Interview with GMMB’s Sharon Jones

Interview with GMMB’s Sharon Jones

Sharon Jones

Settling in for a now-ubiquitous video call, one can’t help but notice an elegant grand piano just over Sharon Jones’ shoulder. When asked if she plays, she laughs and says she doesn’t but aspires to someday. “It’s on my bucket list to learn. I thought if I bought one, I might actually start to play it!” Sharon’s upbeat approach and forward-thinking optimism were evident throughout a chat about her career and what she hopes to accomplish as GMMB’s newest Managing Director.

Why did you decide to join GMMB?
Three reasons. First, GMMB has an impressive reputation and combines two factors that increase my level of engagement and fulfillment. I’ll get to work with an agency that truly works to create “Real and lasting Change in the World” and do so while working in an agency environment, where I thrive. Second, the people I got to know during the interview process confirmed my perception that GMMB is filled with smart, passionate people who love what they do as much as I do. Third, I am confident there is genuine commitment across the agency, at all levels, to do the real work of becoming an anti-racist organization. We’re going to foster a more equitable and inclusive work environment that will continue to nurture and inspire innovation and spark creativity through an engaged, diverse workforce.

What led you to work in Diversity, Equity, Inclusion and Growth?
DEI has been a part of my DNA since I began my career. The pursuit of a diverse workforce that operates in an equitable and inclusive environment has been at the core of my Human Resources career since before DEI was a “thing.” While I don’t wish to date myself, I have been working in the space for over 30 years. My own career, with a series of firsts, focused me on DEI. I’ve lived it and know it can be better. I wasn’t exempt from experiencing what it is like to have the bar set just a little bit higher for people of color. I experienced first-hand the challenges of being the only Black woman in the room, the first Black female Vice President, and more. In my role as Director of HR and Head of DEI, I had the opportunity to lead companies in their journeys to become more diverse, equitable and inclusive.

At many companies/agencies your position is called a Chief Diversity Officer or a Chief Diversity, Equity and Inclusion Officer. Can you share your thoughts about the “Growth” in the GMMB job title? What does that mean to you?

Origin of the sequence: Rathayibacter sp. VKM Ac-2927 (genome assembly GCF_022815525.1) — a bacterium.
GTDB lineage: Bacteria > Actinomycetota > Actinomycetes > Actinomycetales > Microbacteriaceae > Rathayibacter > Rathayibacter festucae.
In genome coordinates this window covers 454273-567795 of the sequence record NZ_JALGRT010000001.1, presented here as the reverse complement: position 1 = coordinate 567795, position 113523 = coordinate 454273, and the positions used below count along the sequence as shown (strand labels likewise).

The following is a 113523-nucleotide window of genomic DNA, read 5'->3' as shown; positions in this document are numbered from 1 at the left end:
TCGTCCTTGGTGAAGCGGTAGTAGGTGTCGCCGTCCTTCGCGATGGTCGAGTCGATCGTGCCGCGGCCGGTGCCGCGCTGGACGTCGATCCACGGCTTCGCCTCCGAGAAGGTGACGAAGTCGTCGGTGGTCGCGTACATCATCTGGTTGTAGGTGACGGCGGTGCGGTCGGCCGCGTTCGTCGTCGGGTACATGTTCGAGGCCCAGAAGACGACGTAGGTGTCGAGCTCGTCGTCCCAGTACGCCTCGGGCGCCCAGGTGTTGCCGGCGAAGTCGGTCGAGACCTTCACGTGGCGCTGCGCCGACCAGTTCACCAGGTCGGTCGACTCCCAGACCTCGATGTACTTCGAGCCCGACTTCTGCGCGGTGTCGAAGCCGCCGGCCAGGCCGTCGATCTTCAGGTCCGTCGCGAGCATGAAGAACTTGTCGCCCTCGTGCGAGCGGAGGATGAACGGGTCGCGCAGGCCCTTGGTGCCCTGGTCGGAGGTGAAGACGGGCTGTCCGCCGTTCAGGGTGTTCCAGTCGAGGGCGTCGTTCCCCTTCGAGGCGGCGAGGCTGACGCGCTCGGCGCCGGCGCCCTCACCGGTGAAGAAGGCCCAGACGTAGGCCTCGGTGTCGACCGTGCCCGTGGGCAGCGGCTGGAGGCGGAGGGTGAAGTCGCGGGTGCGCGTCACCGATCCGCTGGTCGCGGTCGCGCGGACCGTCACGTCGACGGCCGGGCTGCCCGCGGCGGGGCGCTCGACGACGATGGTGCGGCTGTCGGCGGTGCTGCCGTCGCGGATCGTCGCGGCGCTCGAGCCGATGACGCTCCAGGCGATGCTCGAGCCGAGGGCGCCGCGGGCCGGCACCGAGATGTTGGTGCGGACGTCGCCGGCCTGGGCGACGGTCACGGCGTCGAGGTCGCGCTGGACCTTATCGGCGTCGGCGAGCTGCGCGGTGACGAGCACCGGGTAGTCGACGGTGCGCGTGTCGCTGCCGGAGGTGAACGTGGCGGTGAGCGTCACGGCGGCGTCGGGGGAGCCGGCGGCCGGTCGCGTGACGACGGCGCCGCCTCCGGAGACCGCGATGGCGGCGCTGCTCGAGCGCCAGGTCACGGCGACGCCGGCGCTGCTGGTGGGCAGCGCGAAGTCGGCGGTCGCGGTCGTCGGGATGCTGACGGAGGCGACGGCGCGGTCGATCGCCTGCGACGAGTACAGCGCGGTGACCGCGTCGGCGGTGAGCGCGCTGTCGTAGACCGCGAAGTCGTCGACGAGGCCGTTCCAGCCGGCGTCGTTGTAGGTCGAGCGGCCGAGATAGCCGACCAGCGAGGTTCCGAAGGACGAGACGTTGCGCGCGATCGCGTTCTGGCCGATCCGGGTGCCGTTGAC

I am excited that this is part of my title because this is a clear business recognition of the direct connection between DEI and the business. GMMB will grow as a result of improving diversity, equity and inclusion as measured by attracting, developing, engaging, rewarding and retaining talent. And finally, there are opportunities for us to get really good at this and can eventually even add a DEI piece to our business offerings. Ultimately, growth means there will be a measurable impact where we grow our business, our talent base, our clients and our impact. Growth is the result of DEI.

What are some common misconceptions about DEI work?
I think the most common misconception about DEI is that we do this work because it is the “right thing to do.” While that may be true, this implies that this work is only a moral issue. Studies have shown that organizations that operate in an equitable and inclusive manner and are diverse – in every way diversity can be measured – financially outperform their competitors. They also enjoy higher employee engagement, lower turnover and lead innovatively and creatively in their sectors. There is a business imperative for companies to put their full focus on implementing, supporting and funding the DEI function.

Last summer was an inflection point where many organizations – across sectors –pledged to do better. What will it take to keep the momentum going?
People need to continue to support the work of becoming an anti-racist organization along with being actively involved in fostering an equitable and inclusive environment. Too often we rely on the BIPOC community to educate us; we need to commit to educating ourselves, to supporting these efforts while we go about fixing things. Allies, accomplices, advocates in action are all needed, welcomed and required to create real and lasting change in the world. The only way to sustain the work is if as many people as possible are involved.

Given your knowledge of the sector, what do you think the top priorities should be to make it more diverse, equitable and inclusive?
Culture can be defined in many ways. Simply put, culture is defined by the behaviors that are encouraged, recognized, rewarded and replicated. In some areas, the industry has dated standards that are applied to how work must be produced. I think the sector should challenge these notions since they can stifle innovation and creativity.

Finally, on a personal note, what is the one thing you are most looking forward to doing once the pandemic is over?
I cannot wait to hug people without fear. I want to take off my mask, to see and connect with people. I look forward to getting on a plane and visiting GMMBers, friends, and family. I am someone who thrives on the energy of others.